On macOS

There are actually a number of GUIs available for Stable Diffusion now, but the one I decided to try out on my M1 Mac (sorry, so far I haven't seen anything for Intel-based Macs) is DiffusionBee.

You literally download the .dmg file, open it, drag DiffusionBee into Applications, and you're off to the races! Well... after waiting for it to download the model files on the first run (that can take a while, depending on your Internet connection).

But it's a snappy macOS-native GUI app. You put in a prompt, and out pops a picture. On my M1 Max Mac Studio, it took 30-45 seconds to produce an image. On my M2 MacBook Air, it takes about a minute.

Stable Diffusion on macOS via DiffusionBee GUI

There are a number of stable-diffusion forks that add M1 support and tweak the application for different use cases (e.g. for laptops with less RAM, or to make it slightly more optimized for M1 Ultra), but I found it a little more challenging getting the main stable-diffusion repo (and a few of the forks I tried) running stably on macOS.

So I'm happy with DiffusionBee for the time being, but it's not super fast.

On a PC with AMD or Nvidia GPUs

And that's where my PC comes in... if you have a modern, high-end GPU like the Nvidia 3080 or 3090, or an AMD RX 6800 or 6900 XT, and have at least 12 GB of VRAM, you can generate images in just a few seconds.

And indeed, the easiest way I found to expose all the features of Stable Diffusion was to run the most popular Stable Diffusion Web UI on my PC with an Nvidia GTX 3080 Ti with 12 GB of VRAM, under Ubuntu 22.04 (I dual-boot Ubuntu and Windows on my PC currently—though you can get things working on other Linux distros pretty easily).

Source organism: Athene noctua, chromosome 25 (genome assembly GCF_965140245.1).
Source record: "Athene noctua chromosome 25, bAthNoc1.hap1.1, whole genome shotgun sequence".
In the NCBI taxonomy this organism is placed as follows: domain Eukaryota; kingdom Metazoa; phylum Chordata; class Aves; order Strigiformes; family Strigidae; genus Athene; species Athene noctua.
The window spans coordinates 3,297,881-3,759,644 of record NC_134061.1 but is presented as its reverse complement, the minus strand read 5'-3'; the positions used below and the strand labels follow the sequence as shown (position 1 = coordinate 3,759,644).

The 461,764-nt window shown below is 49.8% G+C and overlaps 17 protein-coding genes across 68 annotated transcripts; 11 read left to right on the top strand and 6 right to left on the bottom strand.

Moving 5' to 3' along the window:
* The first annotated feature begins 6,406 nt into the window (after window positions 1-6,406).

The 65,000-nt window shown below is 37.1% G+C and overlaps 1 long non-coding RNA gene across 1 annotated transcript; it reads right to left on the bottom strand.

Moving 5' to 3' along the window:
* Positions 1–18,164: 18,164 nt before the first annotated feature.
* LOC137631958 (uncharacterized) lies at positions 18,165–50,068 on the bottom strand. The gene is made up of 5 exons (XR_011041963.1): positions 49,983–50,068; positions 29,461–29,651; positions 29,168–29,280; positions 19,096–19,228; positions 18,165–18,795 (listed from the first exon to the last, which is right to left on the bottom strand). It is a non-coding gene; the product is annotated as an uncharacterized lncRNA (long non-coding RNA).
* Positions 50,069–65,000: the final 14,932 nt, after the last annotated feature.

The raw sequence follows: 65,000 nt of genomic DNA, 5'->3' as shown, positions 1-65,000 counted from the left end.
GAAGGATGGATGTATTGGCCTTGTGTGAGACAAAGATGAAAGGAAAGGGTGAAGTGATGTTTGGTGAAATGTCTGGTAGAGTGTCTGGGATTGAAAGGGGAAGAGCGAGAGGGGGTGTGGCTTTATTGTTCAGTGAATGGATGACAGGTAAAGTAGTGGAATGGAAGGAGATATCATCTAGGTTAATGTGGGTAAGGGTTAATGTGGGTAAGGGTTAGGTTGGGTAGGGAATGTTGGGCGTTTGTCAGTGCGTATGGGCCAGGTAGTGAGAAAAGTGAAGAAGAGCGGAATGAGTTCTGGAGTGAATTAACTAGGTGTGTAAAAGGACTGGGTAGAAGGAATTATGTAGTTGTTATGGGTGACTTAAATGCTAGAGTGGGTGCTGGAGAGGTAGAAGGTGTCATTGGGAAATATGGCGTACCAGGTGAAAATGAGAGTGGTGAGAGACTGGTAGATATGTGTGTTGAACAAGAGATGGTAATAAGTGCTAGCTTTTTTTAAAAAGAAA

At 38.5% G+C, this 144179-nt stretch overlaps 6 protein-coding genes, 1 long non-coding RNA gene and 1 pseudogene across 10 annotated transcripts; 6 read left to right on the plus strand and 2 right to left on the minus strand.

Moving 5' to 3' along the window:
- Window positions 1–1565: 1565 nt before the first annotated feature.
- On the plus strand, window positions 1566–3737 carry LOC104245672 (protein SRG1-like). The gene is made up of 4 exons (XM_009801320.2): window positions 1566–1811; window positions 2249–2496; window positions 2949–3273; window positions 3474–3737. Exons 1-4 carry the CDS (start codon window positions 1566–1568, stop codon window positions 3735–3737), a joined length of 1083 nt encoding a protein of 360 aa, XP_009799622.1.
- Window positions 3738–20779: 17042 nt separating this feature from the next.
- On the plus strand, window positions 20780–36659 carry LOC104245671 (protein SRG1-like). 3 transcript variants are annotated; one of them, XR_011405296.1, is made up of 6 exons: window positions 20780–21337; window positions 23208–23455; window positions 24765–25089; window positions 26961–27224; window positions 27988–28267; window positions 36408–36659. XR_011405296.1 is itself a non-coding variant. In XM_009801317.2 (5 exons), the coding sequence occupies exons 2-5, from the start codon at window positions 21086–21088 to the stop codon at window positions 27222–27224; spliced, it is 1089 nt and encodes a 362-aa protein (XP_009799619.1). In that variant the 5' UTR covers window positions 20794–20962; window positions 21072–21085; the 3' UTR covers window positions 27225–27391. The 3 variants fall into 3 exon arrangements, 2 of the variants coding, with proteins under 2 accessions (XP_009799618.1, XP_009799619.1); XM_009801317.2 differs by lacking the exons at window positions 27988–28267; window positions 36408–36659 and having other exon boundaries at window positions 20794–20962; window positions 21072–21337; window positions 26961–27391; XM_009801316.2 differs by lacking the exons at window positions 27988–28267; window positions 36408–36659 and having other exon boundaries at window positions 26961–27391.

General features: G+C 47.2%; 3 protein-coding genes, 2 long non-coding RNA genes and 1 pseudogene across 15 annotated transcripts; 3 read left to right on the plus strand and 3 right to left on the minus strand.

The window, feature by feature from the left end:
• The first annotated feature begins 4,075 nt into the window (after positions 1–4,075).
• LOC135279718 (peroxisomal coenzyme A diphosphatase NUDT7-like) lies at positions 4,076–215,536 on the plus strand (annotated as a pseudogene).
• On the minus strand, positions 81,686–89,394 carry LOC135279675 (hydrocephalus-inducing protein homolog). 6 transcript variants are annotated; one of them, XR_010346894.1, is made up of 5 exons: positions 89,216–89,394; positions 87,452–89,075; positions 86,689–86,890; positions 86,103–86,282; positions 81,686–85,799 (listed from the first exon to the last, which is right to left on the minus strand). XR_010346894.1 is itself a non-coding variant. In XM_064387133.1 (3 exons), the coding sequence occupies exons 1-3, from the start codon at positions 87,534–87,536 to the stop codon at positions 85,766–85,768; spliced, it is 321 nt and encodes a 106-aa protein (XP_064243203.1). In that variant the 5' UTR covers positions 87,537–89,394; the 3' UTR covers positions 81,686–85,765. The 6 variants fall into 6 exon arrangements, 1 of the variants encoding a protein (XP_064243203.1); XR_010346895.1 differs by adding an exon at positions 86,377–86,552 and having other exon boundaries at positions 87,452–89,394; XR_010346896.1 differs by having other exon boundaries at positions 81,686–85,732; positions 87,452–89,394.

Here's how I set it up (summed up in this gist):

  1. Install Docker and docker-compose following the official Docker install guide
  2. Add your user to the docker group: sudo usermod -aG docker $USER
  3. Log out and log back in to make that take effect. (I actually had to reboot)
  4. Install the NVIDIA Container Toolkit following this guide.
  5. Clone the stable-diffusion-webui repo: git clone https://github.com/sd-webui/stable-diffusion-webui.git
  6. Go into that clone directory: cd stable-diffusion-webui
  7. Copy the Docker environment file: cp .env_docker.example .env_docker
  8. Build the Stable Diffusion Web UI environment: docker-compose up -d
  9. Wait for it to build (takes a while—follow its progress with docker-compose logs -f)
  10. Once you see a message about running on localhost, it should be ready to serve up the Web UI.